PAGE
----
Alarm, grief, and unshakable anger swept through the UK after the kidnapping and death of 33-year-old Sarah Everard, who disappeared during her walk home in South London on March 3rd. The following week, her remains were discovered in Kent, 40 miles from where she was last seen. Not only did the community and perhaps the nation were filled with alarm and unease, but her case sparked a broader conversation, and one well worth having. Personal accounts of street harassment and assault from women everywhere brought attention to the ongoing issue that is male violence and women’s safety. And as if this was not alarming enough, an even more significant threat was posed as London Metropolitan Police Officer Wayne Couzen was charged and convicted with her abduction and subsequent murder. Surely, if nowhere else, not just women, but all victims, all people in fear for their safety, can confide and seek refuge in law enforcement? Unfortunately not. Since then, protests have broken out in Britain, as women and countless others mourn her, oppose the violence that took her so wrongly, and question their own safety on the streets of London.
In this period of uncertainty and animosity, Sarah Everard’s death has brought up countless questions involving violence against women and the long-lasting fight for their safety. Questions we should be asking ourselves that cannot be ignored any further.
Why Sarah’s case?
We should, by no doubt, mourn Everard’s death and object to the horrific violence she suffered. However, we must consider why it was her murder, her case that has attracted incredible attention at the exclusion of so many others. As unfortunate as it is, women in the UK go missing at an alarming rate, and most are not nearly as widely reported. This is because it takes a case of incredible circumstance to favor the public, one that conforms to a famed, traditional concept of victim and killer. People are most willing to accept male violence scenarios that conform to narrow paradigms that meet the specific criteria. They are easily moved by the young, attractive woman who is innocent without convincement. Her killer is called a monster, he is sick, twisted, and his actions are inconceivable. He is seen as far from human as if he is not a member of the population.
Unfortunately, the public does not react similarly to cases involving “imperfect” victims, more sympathetic perpetrators, or situations that unfolded in a more complicated manner. The truth is, anyone can be a victim, and anyone can be a perpetrator. If Sarah had been a prostitute or killed by a star athlete or her spouse, would others have given her the same treatment and compassion? If she had dressed provocatively or walked dimly lit alleys, would others still be so understanding? Though these cases may be harder to grasp, they are most common. The public should demand news coverage for all injustices and encourage the media to expand their concern and focus on various situations.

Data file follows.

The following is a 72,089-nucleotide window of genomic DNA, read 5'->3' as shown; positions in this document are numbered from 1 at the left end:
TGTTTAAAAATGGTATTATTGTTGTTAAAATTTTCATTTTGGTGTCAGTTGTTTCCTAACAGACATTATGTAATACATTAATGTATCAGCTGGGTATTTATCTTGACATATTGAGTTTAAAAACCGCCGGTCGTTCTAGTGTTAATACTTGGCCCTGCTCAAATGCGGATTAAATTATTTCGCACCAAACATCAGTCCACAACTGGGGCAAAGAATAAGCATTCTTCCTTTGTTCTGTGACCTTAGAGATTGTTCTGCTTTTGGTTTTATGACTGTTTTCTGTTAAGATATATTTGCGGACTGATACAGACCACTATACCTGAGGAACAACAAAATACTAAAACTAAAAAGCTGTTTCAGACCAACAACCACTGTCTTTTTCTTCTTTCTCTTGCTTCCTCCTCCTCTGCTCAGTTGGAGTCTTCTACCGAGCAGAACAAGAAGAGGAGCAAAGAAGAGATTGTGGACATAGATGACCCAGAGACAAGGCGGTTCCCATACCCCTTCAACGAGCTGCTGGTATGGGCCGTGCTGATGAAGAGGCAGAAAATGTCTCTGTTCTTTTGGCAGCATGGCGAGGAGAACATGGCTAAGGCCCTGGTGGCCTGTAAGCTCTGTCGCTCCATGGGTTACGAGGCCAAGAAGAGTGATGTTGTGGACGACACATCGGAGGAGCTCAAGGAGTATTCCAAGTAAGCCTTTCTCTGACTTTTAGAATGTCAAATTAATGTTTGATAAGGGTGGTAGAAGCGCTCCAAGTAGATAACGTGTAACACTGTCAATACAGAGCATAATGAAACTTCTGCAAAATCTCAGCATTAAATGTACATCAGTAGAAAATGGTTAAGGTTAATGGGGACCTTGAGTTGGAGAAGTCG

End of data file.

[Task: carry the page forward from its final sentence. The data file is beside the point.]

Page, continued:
Are we making progress in the fight against gender-based violence?
Cases of abduction, murder, and sexual violence are hardly a surprise. This can especially be seen in the numerous accounts of discrimination depicted by women who have spoken out after Sarah’s death. This seems to be a recurring theme. Like in any major tragedy, people grieve, protest, and shed light on the harassment they, too, have endured. We have seen this before, and unfortunately, this will happen again. We must ask ourselves, is this recurring cycle of abuse and resistance truly furthering our fight, or is it superficial and inefficient?
This prompts the question: what more can be done to protect women?
An undeniable quality of Sarah’s case was her precaution. She had followed every rule in the book. She had walked home at a reasonable hour, taking the long route through well-lit streets. She wore bright clothing and called her boyfriend to let him know of her location. Nevertheless, this could not save her. Women throughout the UK were unsettled. If the laws they had been told to abide by their entire life could not protect them, then what can? The case of Sarah’s death perfectly demonstrates how society’s directives for women cannot and will not help as long as men intend to harm them.
While messages of personal safety for women are well intended and should continue to be practiced, why is it so widely accepted that it is a woman’s responsibility to prevent an attack or some form of harassment? Perhaps this issue should be regarded at its root, with the instigator. More work must be done to educate men against chauvinistic attitudes and aggressions that may create hostile environments for women.